Mises Wire

Why Barbados Advanced Economically While Jamaica’s Growth Lagged

Onlookers often cannot fathom why Barbados and Jamaica have delivered such divergent outcomes despite their similar history as former colonies of England. Both countries achieved independence in the 1960s and inherited British law and institutions. Yet Barbados eclipsed her peers to become the pride of the developing world, whereas Jamaica recorded years of anemic growth and institutional degradation. However, digging deeper into history reveals that Barbados pursued different political economy paths from Jamaica.

Unlike Jamaica, Barbados was a settlers’ colony where planters were devoted to institution building rather than living off profits in England. Bajan planters thought that they represented the best of the West Indies. As gentlemen planters, elites aspired for Barbados to become a replica of Britain. Like their Bajan counterparts, Jamaicans also had access to management publications, but the island suffered from a high rate of absenteeism.

Scholars have theorized that absenteeism inhibited the progress of Jamaican plantations, but recent research argues that absenteeism was indicative of success because only the most successful planters could afford to hire external staff. Further, coffee plantations in Jamaica were less likely to suffer from absenteeism, and yet many crumbled. Therefore, the relevant point is that being in Barbados afforded Bajan elites the opportunity to contribute to institution building.

Though it was the norm for West Indian elites to send their children abroad to be educated, in Barbados the elite had established a sophisticated education system with 213 schools by 1834. Bajans elites were assiduously trained to govern the country with pride. Education and financial success were the hallmarks of a prosperous Bajan.

Free people of color, slaves, and working-class white people competed for employment in urban spaces, and notwithstanding racist sentiments, whites preferred competent blacks to incompetent whites. Of significance is that Barbados had a larger stratum of skilled slaves than Jamaica. As a result, Bajan blacks entered freedom at a more elevated position than black Jamaicans. Because black Bajans had acquired more human capital than Jamaicans, they matriculated more easily into the working and middle classes.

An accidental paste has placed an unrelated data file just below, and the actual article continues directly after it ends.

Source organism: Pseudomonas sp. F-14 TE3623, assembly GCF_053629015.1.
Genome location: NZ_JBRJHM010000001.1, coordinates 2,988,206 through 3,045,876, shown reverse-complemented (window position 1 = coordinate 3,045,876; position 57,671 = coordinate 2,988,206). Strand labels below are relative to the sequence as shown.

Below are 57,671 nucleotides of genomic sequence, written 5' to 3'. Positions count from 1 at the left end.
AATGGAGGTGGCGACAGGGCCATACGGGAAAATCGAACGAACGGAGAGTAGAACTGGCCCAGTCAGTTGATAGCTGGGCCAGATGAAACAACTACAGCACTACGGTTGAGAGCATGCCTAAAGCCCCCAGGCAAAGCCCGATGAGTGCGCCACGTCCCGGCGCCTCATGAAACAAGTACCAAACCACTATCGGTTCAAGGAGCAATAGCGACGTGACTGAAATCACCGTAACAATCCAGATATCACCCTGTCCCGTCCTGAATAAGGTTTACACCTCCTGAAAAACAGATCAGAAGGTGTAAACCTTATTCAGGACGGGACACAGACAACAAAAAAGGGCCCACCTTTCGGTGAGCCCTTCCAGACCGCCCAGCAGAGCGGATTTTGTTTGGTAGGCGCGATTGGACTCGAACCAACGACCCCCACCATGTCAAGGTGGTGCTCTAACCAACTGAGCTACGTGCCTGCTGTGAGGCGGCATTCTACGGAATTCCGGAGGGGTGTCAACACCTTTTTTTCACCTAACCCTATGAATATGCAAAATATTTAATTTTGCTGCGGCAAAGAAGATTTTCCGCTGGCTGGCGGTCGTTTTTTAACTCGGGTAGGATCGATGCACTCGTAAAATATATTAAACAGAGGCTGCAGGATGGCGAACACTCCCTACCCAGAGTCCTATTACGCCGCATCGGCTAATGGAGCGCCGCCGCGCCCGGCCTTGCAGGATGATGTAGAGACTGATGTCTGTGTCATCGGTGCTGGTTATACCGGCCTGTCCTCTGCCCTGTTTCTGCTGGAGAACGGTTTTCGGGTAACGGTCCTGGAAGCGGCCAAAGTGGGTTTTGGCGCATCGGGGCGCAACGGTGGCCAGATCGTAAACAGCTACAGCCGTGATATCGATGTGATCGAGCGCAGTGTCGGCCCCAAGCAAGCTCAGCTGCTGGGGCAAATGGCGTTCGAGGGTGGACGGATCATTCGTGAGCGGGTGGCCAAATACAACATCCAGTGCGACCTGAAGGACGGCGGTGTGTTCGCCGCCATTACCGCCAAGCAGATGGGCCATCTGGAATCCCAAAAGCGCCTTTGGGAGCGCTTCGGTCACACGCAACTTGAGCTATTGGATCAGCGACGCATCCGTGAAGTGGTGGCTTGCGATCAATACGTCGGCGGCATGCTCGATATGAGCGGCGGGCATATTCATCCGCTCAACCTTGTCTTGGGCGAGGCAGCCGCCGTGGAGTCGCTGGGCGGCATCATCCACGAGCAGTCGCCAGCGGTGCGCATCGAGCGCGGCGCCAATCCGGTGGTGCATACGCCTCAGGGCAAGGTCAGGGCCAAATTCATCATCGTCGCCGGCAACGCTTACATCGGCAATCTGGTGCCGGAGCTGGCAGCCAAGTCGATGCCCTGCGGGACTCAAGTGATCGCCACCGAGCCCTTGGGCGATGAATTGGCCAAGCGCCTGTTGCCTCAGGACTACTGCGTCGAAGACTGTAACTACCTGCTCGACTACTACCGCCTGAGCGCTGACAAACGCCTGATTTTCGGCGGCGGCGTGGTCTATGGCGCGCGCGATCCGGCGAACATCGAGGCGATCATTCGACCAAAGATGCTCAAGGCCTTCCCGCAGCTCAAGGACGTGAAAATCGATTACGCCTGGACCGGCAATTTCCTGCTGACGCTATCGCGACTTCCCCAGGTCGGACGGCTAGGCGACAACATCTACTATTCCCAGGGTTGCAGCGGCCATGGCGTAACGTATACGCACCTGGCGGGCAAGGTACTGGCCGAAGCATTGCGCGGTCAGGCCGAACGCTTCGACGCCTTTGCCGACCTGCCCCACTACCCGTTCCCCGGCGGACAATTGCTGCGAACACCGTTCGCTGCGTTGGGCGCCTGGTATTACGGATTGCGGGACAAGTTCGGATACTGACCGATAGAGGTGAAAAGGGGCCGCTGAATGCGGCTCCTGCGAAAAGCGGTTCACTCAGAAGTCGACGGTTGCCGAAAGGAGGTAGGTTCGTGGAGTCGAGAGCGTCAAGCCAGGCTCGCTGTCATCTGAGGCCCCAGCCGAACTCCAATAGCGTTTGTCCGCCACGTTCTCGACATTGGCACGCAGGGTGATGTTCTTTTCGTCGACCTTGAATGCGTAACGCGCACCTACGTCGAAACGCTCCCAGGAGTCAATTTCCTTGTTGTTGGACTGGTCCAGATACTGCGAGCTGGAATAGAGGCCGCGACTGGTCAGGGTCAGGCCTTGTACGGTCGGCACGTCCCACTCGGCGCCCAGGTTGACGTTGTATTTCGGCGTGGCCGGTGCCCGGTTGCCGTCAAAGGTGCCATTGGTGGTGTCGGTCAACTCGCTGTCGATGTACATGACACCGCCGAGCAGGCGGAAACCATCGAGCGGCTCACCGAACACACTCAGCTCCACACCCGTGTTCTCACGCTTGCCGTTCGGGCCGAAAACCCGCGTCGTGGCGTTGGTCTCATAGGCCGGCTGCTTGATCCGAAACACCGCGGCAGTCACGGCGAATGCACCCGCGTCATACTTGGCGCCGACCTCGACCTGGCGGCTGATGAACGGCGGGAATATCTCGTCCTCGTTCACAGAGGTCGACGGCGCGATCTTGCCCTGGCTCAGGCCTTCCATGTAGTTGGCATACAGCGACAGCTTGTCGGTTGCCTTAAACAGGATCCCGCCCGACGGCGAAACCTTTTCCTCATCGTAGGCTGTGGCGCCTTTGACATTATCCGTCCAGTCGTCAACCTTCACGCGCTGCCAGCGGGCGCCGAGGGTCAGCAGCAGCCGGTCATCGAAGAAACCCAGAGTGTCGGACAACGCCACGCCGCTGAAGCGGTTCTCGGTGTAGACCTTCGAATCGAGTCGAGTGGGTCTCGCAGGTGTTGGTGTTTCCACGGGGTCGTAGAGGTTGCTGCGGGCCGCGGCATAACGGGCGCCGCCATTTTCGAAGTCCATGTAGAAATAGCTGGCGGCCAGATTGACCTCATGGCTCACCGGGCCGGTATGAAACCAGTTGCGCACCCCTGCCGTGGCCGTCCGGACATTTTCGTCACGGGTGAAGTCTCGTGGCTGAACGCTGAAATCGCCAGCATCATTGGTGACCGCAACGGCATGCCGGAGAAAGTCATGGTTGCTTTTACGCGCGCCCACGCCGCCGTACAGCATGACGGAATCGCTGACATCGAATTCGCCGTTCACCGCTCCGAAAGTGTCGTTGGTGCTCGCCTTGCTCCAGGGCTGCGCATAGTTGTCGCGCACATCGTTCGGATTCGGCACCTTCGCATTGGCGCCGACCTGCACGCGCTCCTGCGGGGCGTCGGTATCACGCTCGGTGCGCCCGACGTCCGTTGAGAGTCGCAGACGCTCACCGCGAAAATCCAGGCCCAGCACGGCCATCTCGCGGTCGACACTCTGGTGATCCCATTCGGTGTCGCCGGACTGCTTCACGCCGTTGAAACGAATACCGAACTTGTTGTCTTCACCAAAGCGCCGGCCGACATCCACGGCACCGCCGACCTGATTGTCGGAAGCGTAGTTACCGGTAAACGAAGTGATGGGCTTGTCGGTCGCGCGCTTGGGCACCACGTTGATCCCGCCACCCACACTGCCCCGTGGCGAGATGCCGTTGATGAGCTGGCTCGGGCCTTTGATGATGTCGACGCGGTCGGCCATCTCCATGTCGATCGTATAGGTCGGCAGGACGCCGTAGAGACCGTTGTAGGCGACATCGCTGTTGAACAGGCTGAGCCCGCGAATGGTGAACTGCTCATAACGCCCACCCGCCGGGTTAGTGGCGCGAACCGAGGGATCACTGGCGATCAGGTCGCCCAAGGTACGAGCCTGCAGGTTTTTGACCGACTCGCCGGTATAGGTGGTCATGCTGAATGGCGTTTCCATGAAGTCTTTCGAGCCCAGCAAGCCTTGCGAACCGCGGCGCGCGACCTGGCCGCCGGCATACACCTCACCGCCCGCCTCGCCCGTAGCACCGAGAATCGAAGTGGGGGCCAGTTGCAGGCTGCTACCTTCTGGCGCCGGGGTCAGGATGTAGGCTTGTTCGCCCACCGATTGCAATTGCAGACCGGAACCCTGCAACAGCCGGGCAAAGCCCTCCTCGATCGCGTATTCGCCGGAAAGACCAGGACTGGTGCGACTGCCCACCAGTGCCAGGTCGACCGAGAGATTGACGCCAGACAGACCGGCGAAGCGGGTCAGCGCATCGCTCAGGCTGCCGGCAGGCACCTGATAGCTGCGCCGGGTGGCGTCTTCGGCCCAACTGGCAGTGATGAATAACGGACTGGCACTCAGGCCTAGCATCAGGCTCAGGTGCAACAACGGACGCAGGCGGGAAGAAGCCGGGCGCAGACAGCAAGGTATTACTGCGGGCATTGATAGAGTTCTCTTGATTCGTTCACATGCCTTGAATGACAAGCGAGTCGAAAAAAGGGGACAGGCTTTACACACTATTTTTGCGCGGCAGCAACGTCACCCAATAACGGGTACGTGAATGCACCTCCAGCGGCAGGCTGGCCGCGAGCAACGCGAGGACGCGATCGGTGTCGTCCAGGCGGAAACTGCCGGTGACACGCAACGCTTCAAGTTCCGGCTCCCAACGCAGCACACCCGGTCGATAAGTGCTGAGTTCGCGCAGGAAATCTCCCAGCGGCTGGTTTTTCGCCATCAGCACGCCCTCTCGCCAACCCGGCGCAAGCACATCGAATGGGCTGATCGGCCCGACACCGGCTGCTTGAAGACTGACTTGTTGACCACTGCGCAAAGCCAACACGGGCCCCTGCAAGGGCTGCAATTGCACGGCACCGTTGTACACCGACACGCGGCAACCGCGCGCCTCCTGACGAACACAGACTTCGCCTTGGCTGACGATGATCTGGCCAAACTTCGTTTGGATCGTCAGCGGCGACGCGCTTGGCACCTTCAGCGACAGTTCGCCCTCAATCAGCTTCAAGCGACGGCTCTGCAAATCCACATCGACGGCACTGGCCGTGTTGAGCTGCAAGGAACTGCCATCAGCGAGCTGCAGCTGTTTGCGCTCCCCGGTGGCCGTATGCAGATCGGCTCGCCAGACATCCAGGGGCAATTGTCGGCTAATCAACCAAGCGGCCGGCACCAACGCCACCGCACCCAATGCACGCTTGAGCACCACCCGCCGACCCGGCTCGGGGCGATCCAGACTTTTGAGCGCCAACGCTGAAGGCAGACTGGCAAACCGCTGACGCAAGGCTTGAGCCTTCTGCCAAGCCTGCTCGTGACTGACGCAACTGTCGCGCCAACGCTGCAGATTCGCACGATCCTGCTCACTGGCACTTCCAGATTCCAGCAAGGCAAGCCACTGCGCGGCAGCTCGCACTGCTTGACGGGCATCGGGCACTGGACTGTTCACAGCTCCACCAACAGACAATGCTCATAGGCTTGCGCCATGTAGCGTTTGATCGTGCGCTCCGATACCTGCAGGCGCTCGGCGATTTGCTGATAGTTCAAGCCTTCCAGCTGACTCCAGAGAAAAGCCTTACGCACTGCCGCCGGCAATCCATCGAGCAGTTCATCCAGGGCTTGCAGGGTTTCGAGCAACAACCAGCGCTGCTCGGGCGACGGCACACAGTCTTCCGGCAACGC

Conversely, Jamaican blacks were less educated and likely to prevent their children from attending school so that they could farm. Land was more available in Jamaica, so freed blacks preferred to migrate from plantations, and an oppositional peasant culture emerged. But geographical constraints limited black Bajans’ mobility and curbed their potential to develop an oppositional class. Instead, blacks opted to empower themselves through education or cooperation with planters after emancipation. Therefore, labor relations were less hostile in Barbados.

The cooperative relationship between blacks and white elites made reforms easier in Barbados. Bajans blacks arduously copied the white elite and even emulated their architecture. In contrast to Jamaica blacks, who were largely attached to the Baptist Church and other nonelite denominations, Bajan blacks embraced Anglicanism and subscribed to the ethos of the elites. Consequently, the bourgeois culture of the elite trickled down to the masses in Barbados.

Bajans hence had a different approach to politics than Jamaicans. Jamaican politics employed charisma and rabble-rousing to enthuse the masses, who exhibited a preference for charming leaders rather than technocrats. The charismatic Sir Alexander Bustamante, whose popularity catapulted him to success in Jamaican politics, would not have been successful in Barbados.

Andrew Dawson asserts that in Barbados such personalities were rejected at political meetings by voters, who contended that they were uninterested in the vilification of rival politicians. Unfortunately, Bustamante’s brand of politics succeeded in Jamaica to the extent that his tactics were copied by political rivals. Pork barrel schemes and violence emerged quite early in modern Jamaican politics. The pollution of Jamaican politics corrupted the public bureaucracy and led to worse social outcomes. Such factors were lacking in Bajan political culture.

Dawson attributes the success of Barbados to the astute leadership of progressive politicians like Grantley Adams and Wynter Crawford, who eschewed partisan politics and violence. He declares: “The fact that both progressive parties were more legal-rational in approach hindered the escalation of political violence (and thereby the institutionalization of patronage politics), the absence of which failed to send the island down a trajectory similar to that in Jamaica while also providing the foundation for a strong rule of law post-independence.”

The absence of these negativities in Barbados promoted high-quality governance and superior institutions. Jamaica is still plagued by pork barrel politics and cronyism. But the future could get better for Jamaicans if the government is serious about eliminating opportunities for corruption in the bureaucracy.

There is great talk about good governance and institution building in Jamaica. However, modernizing a country is a long process, so let’s see if Jamaica has the fortitude to evolve.

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